An autobiographical tale of one man's love obsession with food and the business of making food. Anthony Bourdain, famous chef of television and New York kitchens, gives an unflinching look into the business of food.
What I liked
Writing Style. Bourdain's story is told in a rambling, disjointed style that comes across more like a diary or book of short stories than a narrative memoir. This has positive and negative effects, the positive allowing the book to feel like a stranger telling you stories at the end of a heavy nights drinking at the bar.
Characters. The stories are filled with a cast of disjointed, eclectic individuals that make a prison yard look like a kindergarten. Punctuated with stories of success and excess, these people carry the stories as you learn their strengths in the kitchen and their weaknesses in life.
Honesty. The book is unflinching in the sex, drugs and rock and roll that Bourdain lived in. The candid nature of the text made me at times look back at my own time in kitchens and the reasons why I would go back and the reasons I ran screaming.
What I didn’t like
Sometimes distracting food porn. This book is as much about food as it is about Bourdain's life. This book has more food porn than the Hunger Games as the chef goes into detailed lists of various dishes in various languages. This can sometimes break the narrative or derail it entirely, sometimes distracting to the point that this reader had to stop and make a sandwhich or two to stop a growling stomach. This gives points to the effectiveness of his descriptions, but can stop the reading cold.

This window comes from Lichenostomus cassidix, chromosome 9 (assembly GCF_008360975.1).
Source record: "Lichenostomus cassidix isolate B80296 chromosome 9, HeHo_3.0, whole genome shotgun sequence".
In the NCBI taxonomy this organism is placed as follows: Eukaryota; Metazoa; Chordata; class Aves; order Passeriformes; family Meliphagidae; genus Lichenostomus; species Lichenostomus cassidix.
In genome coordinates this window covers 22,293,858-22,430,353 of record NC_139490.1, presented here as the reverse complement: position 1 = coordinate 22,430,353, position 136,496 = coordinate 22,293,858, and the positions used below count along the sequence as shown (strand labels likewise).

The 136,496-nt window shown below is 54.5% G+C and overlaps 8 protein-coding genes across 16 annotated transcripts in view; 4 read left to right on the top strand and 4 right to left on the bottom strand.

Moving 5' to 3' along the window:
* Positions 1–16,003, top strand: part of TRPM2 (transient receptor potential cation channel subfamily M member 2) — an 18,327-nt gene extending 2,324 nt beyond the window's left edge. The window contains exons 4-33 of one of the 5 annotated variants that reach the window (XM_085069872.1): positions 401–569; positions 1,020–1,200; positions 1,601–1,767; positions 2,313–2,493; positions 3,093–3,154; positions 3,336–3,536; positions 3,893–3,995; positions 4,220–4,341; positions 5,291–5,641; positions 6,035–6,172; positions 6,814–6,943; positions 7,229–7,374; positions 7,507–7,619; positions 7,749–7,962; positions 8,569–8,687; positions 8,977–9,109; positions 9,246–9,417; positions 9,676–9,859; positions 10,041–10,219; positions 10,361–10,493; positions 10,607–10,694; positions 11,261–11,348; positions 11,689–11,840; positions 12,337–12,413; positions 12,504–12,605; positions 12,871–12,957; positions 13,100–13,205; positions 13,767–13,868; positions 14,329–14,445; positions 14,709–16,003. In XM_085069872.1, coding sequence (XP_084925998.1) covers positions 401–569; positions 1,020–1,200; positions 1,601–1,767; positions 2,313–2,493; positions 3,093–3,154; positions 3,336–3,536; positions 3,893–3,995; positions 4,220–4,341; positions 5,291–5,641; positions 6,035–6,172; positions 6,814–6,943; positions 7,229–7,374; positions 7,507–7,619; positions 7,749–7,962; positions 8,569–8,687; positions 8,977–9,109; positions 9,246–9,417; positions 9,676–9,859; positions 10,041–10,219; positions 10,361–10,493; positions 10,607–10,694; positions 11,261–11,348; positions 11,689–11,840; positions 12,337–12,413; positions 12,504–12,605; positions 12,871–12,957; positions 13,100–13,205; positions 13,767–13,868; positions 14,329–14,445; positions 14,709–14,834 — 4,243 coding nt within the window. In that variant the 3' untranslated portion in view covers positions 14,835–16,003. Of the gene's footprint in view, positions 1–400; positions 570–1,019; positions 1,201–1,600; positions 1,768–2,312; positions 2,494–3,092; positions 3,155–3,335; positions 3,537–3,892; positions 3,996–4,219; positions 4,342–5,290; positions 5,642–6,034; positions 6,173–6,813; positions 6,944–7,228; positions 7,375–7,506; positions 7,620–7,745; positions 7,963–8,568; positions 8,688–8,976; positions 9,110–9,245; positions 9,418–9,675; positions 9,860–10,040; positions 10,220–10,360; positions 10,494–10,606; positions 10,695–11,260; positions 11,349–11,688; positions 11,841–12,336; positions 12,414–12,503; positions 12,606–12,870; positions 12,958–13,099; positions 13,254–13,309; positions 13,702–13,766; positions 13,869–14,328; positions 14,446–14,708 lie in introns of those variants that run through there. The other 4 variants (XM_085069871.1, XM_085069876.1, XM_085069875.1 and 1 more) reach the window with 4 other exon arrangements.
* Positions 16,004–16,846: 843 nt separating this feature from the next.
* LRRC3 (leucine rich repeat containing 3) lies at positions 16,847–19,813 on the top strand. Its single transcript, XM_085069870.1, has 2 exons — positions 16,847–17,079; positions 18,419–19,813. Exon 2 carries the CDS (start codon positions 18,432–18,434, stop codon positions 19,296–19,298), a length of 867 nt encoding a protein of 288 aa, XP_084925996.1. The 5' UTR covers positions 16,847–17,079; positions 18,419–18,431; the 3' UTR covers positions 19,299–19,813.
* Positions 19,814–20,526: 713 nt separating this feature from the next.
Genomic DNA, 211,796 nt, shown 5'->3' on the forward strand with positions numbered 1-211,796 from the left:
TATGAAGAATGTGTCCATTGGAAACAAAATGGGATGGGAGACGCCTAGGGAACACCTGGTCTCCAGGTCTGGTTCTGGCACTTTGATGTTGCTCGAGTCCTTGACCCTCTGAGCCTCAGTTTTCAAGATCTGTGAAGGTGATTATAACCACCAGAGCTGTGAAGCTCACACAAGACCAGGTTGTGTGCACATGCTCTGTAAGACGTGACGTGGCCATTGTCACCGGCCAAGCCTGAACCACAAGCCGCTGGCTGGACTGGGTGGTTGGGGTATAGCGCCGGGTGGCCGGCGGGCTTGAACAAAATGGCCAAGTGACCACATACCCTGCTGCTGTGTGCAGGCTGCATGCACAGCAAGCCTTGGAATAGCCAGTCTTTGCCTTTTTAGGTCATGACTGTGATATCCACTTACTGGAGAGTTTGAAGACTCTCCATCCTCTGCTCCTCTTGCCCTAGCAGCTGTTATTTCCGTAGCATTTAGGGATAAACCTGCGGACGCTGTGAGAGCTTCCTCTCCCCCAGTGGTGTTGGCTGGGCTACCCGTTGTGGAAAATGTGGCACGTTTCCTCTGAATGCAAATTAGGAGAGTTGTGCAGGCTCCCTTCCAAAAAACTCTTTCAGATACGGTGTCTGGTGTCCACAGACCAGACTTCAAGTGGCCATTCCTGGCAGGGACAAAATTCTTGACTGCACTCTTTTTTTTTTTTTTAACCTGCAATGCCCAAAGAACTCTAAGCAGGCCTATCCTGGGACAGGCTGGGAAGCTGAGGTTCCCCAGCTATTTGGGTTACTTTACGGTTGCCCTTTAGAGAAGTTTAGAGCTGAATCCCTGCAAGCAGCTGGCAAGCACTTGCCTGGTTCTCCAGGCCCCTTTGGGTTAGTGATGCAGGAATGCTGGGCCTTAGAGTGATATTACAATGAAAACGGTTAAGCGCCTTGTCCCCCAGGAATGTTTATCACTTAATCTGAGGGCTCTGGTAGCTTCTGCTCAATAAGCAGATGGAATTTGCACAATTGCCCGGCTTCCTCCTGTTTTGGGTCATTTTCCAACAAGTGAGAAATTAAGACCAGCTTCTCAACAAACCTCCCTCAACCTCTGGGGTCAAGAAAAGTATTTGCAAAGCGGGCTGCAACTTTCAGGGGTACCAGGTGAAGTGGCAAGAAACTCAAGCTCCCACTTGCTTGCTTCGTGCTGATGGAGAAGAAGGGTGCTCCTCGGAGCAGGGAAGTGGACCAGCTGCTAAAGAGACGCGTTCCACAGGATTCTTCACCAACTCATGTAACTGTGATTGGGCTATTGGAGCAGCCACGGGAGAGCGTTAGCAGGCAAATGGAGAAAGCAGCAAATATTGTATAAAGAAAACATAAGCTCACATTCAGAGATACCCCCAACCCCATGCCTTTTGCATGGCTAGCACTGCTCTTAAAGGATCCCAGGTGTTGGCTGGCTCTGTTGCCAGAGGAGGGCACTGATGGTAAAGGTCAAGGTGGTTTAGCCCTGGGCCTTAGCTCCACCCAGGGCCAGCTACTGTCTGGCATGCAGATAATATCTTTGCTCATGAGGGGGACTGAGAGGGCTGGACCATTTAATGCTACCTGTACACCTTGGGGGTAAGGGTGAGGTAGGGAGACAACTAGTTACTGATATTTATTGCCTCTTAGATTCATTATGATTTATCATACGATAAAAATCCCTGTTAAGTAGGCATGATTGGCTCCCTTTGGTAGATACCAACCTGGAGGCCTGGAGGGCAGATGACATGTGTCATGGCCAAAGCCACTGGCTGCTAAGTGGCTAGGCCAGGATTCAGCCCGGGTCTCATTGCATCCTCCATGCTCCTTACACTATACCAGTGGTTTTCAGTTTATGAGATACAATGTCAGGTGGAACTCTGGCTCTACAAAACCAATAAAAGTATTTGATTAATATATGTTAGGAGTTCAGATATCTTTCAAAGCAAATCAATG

Broken biography. As I stated above, the writing style has negative moments. Like the food porn, jumping from story to story, life point to life point can be frustrating for the reader as it interupts the flow of the narrative. This might be just me, but when a writer gives candid and detailed descriptions in most of his text, the "boring" parts that are glossed over are just that more apparent.
Why was this book be banned?
I have no evidence of this book being banned from a school or library, but do not expect this book to be handed out at student job fairs. Graphic language including tales of sex, drug use and all around debauchery fill this book with a sometimes delightful glee.
Who would like this book?
Liberally minded foodies will also enjoy the obvious love of food in these pages. Adults who also indulge in books about rock stars cutting loose will enjoy the hell out of this book. I fear and hope that some teenagers out there get this book into their hands, as I believe as much as this book fills me with nostalgia it would prepare those who would venture into kitchens either as temporary employment or as a career.